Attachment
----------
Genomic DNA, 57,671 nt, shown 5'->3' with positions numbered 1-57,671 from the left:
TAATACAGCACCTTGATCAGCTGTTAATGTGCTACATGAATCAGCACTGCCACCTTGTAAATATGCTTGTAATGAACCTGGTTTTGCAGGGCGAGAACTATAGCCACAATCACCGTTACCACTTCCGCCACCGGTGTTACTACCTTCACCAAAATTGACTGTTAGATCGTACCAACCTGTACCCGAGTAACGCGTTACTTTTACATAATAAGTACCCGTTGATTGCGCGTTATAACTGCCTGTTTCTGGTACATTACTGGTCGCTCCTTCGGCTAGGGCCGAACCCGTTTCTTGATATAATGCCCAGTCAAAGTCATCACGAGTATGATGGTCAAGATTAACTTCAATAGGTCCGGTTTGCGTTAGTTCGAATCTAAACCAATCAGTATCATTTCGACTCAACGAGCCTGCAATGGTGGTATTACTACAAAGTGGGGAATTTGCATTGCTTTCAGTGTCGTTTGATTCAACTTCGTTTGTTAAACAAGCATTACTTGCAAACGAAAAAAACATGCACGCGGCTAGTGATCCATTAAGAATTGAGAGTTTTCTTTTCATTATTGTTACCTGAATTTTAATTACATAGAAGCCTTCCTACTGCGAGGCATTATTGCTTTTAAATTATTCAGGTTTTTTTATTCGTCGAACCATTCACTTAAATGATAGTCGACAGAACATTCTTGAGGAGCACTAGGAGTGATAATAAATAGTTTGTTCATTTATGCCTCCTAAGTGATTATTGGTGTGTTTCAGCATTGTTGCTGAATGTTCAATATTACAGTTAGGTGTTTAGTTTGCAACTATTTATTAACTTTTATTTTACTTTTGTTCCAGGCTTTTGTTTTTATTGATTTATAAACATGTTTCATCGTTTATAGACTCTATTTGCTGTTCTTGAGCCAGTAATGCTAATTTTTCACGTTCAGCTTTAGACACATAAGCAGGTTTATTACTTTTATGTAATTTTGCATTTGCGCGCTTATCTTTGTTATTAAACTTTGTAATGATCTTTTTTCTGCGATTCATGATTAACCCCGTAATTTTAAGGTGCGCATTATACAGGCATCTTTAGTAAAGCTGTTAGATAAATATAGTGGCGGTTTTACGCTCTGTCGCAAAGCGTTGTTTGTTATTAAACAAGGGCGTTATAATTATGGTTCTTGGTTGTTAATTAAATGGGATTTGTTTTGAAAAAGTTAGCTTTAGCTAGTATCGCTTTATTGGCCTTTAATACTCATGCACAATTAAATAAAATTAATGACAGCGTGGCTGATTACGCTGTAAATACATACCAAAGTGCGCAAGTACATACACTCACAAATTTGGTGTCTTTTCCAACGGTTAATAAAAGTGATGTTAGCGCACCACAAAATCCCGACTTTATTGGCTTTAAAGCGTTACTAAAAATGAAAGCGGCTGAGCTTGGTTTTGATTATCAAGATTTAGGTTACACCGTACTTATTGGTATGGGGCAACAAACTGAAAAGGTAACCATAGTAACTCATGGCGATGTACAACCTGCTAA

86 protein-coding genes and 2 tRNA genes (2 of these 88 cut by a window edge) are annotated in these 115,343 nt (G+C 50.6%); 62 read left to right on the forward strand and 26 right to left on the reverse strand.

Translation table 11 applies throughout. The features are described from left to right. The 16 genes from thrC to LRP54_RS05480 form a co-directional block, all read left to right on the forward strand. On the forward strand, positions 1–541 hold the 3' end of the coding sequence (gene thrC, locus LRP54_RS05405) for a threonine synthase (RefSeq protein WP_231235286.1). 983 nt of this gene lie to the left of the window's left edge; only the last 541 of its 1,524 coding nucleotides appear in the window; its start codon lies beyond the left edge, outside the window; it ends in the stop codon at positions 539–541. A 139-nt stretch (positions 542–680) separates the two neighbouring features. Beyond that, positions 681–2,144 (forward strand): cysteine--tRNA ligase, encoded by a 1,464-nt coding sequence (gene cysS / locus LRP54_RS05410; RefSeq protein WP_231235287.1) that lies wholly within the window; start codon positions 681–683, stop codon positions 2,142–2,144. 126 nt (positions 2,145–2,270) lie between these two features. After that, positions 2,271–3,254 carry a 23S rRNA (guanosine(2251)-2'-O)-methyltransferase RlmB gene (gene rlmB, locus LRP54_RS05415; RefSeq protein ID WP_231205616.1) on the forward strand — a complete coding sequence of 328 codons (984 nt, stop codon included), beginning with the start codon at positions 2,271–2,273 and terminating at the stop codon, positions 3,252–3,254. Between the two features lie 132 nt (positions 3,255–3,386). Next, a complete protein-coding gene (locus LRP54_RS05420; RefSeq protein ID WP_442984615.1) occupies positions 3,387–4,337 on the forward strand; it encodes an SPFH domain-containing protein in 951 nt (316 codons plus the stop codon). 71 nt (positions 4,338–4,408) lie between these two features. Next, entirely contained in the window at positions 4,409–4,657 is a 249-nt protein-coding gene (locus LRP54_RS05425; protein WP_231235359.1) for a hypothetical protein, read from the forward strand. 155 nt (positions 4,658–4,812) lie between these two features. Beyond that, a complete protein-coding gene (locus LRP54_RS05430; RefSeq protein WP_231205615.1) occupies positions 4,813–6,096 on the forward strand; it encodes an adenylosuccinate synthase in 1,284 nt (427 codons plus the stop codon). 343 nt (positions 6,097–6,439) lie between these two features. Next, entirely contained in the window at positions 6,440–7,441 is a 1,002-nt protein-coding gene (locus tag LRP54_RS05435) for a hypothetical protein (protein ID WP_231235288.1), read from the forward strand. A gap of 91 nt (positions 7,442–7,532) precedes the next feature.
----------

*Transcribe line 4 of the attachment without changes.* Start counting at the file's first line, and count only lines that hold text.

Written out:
Translation table 11 applies throughout. The features are described from left to right. The 16 genes from thrC to LRP54_RS05480 form a co-directional block, all read left to right on the forward strand. On the forward strand, positions 1–541 hold the 3' end of the coding sequence (gene thrC, locus LRP54_RS05405) for a threonine synthase (RefSeq protein WP_231235286.1). 983 nt of this gene lie to the left of the window's left edge; only the last 541 of its 1,524 coding nucleotides appear in the window; its start codon lies beyond the left edge, outside the window; it ends in the stop codon at positions 539–541. A 139-nt stretch (positions 542–680) separates the two neighbouring features. Beyond that, positions 681–2,144 (forward strand): cysteine--tRNA ligase, encoded by a 1,464-nt coding sequence (gene cysS / locus LRP54_RS05410; RefSeq protein WP_231235287.1) that lies wholly within the window; start codon positions 681–683, stop codon positions 2,142–2,144. 126 nt (positions 2,145–2,270) lie between these two features. After that, positions 2,271–3,254 carry a 23S rRNA (guanosine(2251)-2'-O)-methyltransferase RlmB gene (gene rlmB, locus LRP54_RS05415; RefSeq protein ID WP_231205616.1) on the forward strand — a complete coding sequence of 328 codons (984 nt, stop codon included), beginning with the start codon at positions 2,271–2,273 and terminating at the stop codon, positions 3,252–3,254. Between the two features lie 132 nt (positions 3,255–3,386). Next, a complete protein-coding gene (locus LRP54_RS05420; RefSeq protein ID WP_442984615.1) occupies positions 3,387–4,337 on the forward strand; it encodes an SPFH domain-containing protein in 951 nt (316 codons plus the stop codon). 71 nt (positions 4,338–4,408) lie between these two features. Next, entirely contained in the window at positions 4,409–4,657 is a 249-nt protein-coding gene (locus LRP54_RS05425; protein WP_231235359.1) for a hypothetical protein, read from the forward strand. 155 nt (positions 4,658–4,812) lie between these two features. Beyond that, a complete protein-coding gene (locus LRP54_RS05430; RefSeq protein WP_231205615.1) occupies positions 4,813–6,096 on the forward strand; it encodes an adenylosuccinate synthase in 1,284 nt (427 codons plus the stop codon). 343 nt (positions 6,097–6,439) lie between these two features. Next, entirely contained in the window at positions 6,440–7,441 is a 1,002-nt protein-coding gene (locus tag LRP54_RS05435) for a hypothetical protein (protein ID WP_231235288.1), read from the forward strand. A gap of 91 nt (positions 7,442–7,532) precedes the next feature.